St Peter's Square
Wednesday, 8 June 2016
22. The first sign of Mercy: Cana (Jn 2:1-11)
Dear Brothers and Sisters, Good Morning!
Before beginning the catechesis, I should like to greet a group of couples who are celebrating their 50th wedding anniversaries. They really are the “good wine” of the family! Yours is a witness that newlyweds — whom I will greet afterwards — and young people must learn from. It is a beautiful testimony. Thank you for your witness.
After having commented on several parables about mercy, today we shall ponder on Jesus’ first miracle, which John the Evangelist calls “signs”, because Jesus doesn’t perform them in order to excite wonder but to reveal the love of the Father. The first of these miraculous signs is actually recounted by John (2:1-11) and takes places at Cana in Galilee. It is a kind of “gateway”, on which are engraved the words and expressions that illuminate the entire mystery of Christ and open the hearts of the disciples to the faith. Let us look at a few of them.
In the introduction we find the expression “Jesus with his disciples” (v. 2). Those whom Jesus called had to follow him, he bound to himself in a community and now, like a single family, they are all invited to a wedding. Thereby initiating his public ministry at the wedding at Cana, Jesus reveals himself as the spouse of the People of God, proclaimed by the prophets, and reveals to us the depth of the relationship that unites us to Him: it is the new Covenant of love. What is at the foundation of our faith? An act of mercy by which Jesus binds us to him. And the Christian life is the response to this love, it is like the history of two people in love. God and man meet, seek, find, celebrate and love one another: just like the lovers in the Song of Songs. Everything else comes as a result of this relationship. The Church is the family of Jesus into which he pours his love; it is this love that the Church safeguards and desires to give to all.
In the context of the Covenant, we are also to understand Our Lady’s observation: “They have no wine” (v. 3). How can one celebrate a wedding feast and make merry without what the prophets indicated as a typical element of the messianic banquet (cf. Am 9:13-14; Jl 2:24; Is 25:6)? Water is necessary for life, but wine expresses the abundance of a banquet and the joy of a feast. This wedding feast was short of wine; the newlyweds are ashamed of this. But just imagine ending a wedding feast drinking tea; it would be a shame. Wine is necessary for a feast. By transforming into wine the water of the jars used “for the Jewish rites of purification” (Jn 2:6), Jesus preforms an eloquent sign: he transforms the Law of Moses into the Gospel, bearer of joy. As John states elsewhere: “For the law was given through Moses; grace and truth came through Jesus Christ” (1:17).
The words Mary addresses to the servants come to crown the wedding of Cana: “Do whatever he tells you” (v. 5). It is curious: these are her last words recounted by the Gospels: they are the legacy that she hands down to us. Today too Our Lady says to us all: “Whatever he tells you — Jesus tells you, do it”. It is the legacy that she has left us: it is beautiful! It is an expression that recalls the formula of faith used by the people of Israel at Sinai in response to the promises of the Covenant: “All that the Lord has spoken we will do!” (Ex 19:8). And indeed at Cana the servants obey. “Jesus said to them, ‘Fill the jars with water’. And they filled them up to the brim. He said to them, ‘Now draw some out, and take it to the steward of the feast’. So they took it” (Jn 2:7-8). At this wedding, the New Covenant is truly articulated and to the servants of the Lord, that is to all the Church, is entrusted a new mission: “Do whatever he tells you!”. To serve the Lord means to listen and to put into practice his Word. It is the simple but essential recommendation of the Mother of Jesus and it is the programme of life of the Christian. For each one of us, to draw from the jar is equivalent to entrusting oneself to the Word of God in order to experience its effectiveness in life. Thus, together with the steward of the banquet who had tasted the water-become-wine, we too can exclaim: “you have kept the good wine until now” (v. 10). Yes, the Lord continues to reserve the best wine for our salvation, just as it continues to flow from the pierced side of the Lord.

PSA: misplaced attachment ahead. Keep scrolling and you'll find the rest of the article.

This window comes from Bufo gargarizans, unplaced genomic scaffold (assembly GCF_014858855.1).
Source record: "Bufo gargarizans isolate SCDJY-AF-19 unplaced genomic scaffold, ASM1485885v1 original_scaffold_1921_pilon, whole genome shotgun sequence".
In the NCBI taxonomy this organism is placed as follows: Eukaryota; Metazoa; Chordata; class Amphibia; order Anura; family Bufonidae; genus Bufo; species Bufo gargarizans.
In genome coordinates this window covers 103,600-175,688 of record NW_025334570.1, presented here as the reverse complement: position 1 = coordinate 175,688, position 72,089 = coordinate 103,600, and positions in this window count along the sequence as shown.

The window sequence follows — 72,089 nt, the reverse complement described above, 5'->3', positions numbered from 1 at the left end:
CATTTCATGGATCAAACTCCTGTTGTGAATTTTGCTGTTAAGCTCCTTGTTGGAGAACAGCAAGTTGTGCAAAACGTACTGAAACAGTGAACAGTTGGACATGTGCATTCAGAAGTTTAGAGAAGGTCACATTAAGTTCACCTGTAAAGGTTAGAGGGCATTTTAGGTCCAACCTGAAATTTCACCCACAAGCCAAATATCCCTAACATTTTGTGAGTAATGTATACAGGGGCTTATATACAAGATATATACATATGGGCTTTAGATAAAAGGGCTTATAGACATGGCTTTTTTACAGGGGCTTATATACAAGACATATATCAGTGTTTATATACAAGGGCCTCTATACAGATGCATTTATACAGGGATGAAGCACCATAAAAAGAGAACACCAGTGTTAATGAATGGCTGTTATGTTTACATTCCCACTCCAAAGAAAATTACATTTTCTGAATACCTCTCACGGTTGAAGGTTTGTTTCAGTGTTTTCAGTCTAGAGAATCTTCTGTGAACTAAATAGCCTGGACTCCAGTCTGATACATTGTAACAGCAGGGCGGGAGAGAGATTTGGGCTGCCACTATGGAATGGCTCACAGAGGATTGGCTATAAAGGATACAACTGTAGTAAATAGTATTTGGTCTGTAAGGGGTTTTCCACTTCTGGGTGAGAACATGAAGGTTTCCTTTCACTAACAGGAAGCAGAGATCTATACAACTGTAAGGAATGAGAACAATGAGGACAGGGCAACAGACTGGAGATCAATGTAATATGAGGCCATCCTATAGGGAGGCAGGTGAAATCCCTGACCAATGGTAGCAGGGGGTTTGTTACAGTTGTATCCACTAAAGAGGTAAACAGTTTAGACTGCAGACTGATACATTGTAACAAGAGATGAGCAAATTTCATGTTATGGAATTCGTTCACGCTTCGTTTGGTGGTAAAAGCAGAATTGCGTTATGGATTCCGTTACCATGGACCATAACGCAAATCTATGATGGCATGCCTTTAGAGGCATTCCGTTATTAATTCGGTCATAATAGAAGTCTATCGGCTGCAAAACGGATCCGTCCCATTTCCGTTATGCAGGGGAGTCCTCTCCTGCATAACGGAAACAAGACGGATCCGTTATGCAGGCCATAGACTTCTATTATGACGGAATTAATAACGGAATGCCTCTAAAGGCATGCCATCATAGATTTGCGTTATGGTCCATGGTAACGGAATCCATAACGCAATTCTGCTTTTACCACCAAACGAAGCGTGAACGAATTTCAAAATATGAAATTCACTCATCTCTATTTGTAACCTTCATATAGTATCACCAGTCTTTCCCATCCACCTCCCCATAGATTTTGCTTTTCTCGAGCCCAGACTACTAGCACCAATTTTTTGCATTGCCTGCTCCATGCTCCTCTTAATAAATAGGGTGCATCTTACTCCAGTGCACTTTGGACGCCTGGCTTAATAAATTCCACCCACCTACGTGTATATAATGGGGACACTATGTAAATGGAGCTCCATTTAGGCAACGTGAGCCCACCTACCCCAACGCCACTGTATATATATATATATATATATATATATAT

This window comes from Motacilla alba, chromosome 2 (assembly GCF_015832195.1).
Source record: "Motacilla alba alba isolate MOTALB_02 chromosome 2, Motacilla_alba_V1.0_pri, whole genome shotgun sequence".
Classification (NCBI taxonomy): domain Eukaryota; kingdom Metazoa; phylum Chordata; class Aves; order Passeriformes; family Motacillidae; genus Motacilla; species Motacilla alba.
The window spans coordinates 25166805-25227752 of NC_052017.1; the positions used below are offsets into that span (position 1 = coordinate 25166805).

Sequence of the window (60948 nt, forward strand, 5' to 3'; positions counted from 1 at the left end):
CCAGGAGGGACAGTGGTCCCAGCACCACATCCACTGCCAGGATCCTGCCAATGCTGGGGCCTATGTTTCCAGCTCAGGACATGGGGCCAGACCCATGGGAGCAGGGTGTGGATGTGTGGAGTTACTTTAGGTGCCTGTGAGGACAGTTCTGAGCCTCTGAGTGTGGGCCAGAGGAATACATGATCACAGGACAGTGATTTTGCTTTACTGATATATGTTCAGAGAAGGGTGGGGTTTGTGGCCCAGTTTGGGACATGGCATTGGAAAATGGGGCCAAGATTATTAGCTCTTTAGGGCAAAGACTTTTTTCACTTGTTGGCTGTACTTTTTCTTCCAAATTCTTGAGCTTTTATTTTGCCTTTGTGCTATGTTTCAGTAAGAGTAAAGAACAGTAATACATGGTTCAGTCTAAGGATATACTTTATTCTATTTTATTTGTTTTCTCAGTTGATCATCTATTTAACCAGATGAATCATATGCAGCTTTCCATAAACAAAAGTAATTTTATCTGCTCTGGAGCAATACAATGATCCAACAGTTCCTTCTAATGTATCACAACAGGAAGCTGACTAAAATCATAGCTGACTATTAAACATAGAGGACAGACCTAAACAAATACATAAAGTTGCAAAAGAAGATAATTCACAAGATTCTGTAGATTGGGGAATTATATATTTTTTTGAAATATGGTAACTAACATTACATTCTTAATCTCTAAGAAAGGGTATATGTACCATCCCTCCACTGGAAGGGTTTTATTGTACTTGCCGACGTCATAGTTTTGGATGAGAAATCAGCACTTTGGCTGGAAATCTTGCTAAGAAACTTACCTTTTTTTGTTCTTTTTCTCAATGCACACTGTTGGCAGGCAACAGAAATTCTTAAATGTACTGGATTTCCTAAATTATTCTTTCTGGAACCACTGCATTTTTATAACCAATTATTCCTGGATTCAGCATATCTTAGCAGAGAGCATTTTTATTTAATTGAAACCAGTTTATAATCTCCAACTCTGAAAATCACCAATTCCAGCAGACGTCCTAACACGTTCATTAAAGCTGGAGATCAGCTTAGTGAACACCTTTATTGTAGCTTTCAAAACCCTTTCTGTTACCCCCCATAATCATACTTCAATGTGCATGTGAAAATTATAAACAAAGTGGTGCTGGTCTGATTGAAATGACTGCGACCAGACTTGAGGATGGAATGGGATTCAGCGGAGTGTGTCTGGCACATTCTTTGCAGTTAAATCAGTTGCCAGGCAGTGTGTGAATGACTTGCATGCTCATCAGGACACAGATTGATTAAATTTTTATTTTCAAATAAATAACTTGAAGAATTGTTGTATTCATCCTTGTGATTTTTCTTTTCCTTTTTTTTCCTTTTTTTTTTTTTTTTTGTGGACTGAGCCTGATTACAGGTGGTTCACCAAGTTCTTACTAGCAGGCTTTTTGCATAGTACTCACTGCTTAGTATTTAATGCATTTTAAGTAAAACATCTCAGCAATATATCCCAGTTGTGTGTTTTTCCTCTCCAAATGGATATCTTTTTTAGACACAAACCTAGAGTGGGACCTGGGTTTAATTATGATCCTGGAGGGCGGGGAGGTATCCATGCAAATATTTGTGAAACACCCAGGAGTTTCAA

The conclusion of the narrative sounds like a judgment: “This, the first of his signs, Jesus did at Cana in Galilee, and manifested his glory; and his disciples believed in him” (v. 11). The wedding feast at Cana is more than a simple account of Jesus’ first miracle. Like a treasure chest, He guards the secret of his Person and the purpose of his coming: the awaited Groom starts off the wedding that is fulfilled in the Paschal Mystery. At this wedding Jesus binds his disciples to himself in a new and final Covenant. At Cana Jesus’ disciples become his family and at Cana the faith of the Church is born. We are all invited to the wedding feast, because the new wine will never run short!
I greet the English-speaking pilgrims and visitors taking part in today’s Audience, particularly those from England, Scotland, France, The Netherlands, China, India, Indonesia, Malaysia, Singapore and the United States of America. With prayerful good wishes that the present Jubilee of Mercy will be a moment of grace and spiritual renewal for you and your families, I invoke upon all of you joy and peace in our Lord Jesus Christ.
I exhort the young people, the sick and newlyweds to pray with special intensity to the Sacred Hearts of Jesus and Mary that they may teach you how to love God and neighbour with full dedication.
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